“If she packaged the perfect Facebook life, maybe she would start to believe it herself.”

When I first began reading Big Little Lies, I didn’t know where the plot lines would take me or how they would intersect with one another.  The one commonality between Jane, Celeste, and Madeline was that they had children stating out kindergarten in the same classroom.  How typical their experiences must be for all the parents around the world.  The fear and insecurity of properly raising children, the hopes that the choices that they made are worth the grief they will put their spouses and children through, and withstanding the judgmental looks and commentary from other parents and well-meaning meddlers.  As the stories began to play out, and the relationships between the three mothers developed into a friendships, their truths began to surface.  It was a natural progression, and the reader became another trusted figure.  We too had to earn the trust to be let into the turmoil that motivated each woman to either act, react, or reflect.  And it’s this organic development that makes the characters believable and one that you can empathize with.  This is one of Moriarty’s greatest gifts: creating characters who are tainted, yet you want to see them succeed.  They are redeemable.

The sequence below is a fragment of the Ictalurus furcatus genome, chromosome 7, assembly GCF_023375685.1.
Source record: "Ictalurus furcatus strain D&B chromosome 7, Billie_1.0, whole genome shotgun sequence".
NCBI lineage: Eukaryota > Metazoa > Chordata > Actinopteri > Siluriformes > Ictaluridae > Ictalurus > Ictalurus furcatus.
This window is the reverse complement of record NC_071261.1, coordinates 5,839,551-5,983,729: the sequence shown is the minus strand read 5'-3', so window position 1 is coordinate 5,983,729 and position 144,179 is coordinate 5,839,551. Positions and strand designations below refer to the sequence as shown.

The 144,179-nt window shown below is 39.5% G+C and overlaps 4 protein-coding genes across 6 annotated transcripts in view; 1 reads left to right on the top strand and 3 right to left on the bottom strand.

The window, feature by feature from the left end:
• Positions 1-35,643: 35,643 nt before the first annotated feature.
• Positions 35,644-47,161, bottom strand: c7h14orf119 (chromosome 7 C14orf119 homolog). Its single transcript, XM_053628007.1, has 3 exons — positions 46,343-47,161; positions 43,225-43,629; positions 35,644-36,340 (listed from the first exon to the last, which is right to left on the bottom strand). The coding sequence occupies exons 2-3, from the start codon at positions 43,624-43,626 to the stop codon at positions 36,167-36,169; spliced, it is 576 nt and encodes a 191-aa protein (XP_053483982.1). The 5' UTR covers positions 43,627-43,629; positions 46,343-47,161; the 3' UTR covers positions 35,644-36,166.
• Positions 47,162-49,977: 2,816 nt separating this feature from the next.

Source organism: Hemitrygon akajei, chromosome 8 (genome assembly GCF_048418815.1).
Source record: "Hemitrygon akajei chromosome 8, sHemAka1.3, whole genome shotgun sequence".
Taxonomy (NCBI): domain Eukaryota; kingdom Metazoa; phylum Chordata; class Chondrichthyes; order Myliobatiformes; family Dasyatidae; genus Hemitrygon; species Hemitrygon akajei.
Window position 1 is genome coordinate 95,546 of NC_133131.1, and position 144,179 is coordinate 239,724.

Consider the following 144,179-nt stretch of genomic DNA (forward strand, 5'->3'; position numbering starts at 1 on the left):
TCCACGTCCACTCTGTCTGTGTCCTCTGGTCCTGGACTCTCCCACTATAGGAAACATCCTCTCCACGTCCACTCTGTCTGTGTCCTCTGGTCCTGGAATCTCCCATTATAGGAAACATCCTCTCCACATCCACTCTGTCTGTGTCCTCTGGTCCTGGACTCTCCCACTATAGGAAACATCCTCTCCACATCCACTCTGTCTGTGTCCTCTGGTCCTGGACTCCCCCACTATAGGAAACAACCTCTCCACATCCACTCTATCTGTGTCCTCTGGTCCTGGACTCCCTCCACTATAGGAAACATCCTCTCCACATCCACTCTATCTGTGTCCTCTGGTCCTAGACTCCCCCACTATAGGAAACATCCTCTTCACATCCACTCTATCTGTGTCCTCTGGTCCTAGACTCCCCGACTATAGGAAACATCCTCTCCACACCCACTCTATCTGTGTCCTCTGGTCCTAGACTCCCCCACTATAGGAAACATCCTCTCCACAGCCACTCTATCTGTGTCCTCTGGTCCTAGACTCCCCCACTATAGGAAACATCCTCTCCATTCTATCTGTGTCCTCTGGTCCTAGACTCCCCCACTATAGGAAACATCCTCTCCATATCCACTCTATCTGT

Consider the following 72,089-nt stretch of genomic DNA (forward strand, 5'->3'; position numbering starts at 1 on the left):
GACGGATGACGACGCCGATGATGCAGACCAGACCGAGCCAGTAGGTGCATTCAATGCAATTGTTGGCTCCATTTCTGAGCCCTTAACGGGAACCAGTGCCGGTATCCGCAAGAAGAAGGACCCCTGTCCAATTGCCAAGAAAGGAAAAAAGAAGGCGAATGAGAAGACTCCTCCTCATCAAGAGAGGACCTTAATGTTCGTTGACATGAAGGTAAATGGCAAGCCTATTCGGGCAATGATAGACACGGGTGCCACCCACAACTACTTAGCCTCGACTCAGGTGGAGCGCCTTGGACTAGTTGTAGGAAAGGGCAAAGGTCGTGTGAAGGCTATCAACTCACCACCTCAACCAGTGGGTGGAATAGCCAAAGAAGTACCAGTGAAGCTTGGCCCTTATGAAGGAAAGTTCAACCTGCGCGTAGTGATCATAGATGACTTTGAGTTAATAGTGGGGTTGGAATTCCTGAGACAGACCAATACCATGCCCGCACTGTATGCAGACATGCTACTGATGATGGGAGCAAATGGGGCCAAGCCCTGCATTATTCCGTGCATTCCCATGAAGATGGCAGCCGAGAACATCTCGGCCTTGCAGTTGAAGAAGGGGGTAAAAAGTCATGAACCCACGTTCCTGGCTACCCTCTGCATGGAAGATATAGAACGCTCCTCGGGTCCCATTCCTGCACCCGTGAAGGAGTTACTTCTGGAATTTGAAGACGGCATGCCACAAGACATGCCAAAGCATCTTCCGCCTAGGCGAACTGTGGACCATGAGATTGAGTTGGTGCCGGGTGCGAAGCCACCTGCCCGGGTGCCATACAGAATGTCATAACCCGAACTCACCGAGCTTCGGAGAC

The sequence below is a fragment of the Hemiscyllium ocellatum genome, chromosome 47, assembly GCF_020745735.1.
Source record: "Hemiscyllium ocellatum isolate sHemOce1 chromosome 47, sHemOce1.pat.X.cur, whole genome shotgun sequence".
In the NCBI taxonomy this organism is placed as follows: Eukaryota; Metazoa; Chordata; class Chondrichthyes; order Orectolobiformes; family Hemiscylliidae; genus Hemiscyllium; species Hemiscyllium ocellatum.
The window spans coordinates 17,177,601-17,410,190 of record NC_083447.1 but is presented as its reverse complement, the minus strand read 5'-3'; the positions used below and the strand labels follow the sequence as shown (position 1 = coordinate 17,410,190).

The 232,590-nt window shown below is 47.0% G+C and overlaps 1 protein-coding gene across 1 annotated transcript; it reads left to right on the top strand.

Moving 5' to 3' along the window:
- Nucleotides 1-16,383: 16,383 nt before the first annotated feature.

“Your inferiority was right there on display for the world to see.”

“All conflict can be traced back to someone’s feelings getting hurt, don’t you think?”

The tone is quickly established by Moriarty’s structural choices.  This story is told by direct narration, but also through clips of interviews conducted by local police detectives.  By switching back and forth in tenses, the reader is given glimpses into the conclusion of the conflicts, but is continually given tidbits as to how to determine their opinion.  Additionally, the sarcasm and flippancy shown by the parents on both sides of the conflict add to the authenticity of the plot.

“They say it’s good to let your grudges go, but I don’t know, I’m quite fond of my grudge. I tend it like a little pet.”

“Stick with the nice boys…bad boys don’t bring you coffee in bed, I’ll tell you that for free.”

Ultimately, I loved this novel.  The combination of humor and tragedy created an experience for the reader that brought the characters to life.  The characters were both ridiculous and humane.  It’s an easy read that makes you want to turn the page to see where these conflicts are going to have to go for resolution.  Intrigue found on a kindergarten playground is rare, but Moriarty pulls it off.


Other books by Liane Moriarty: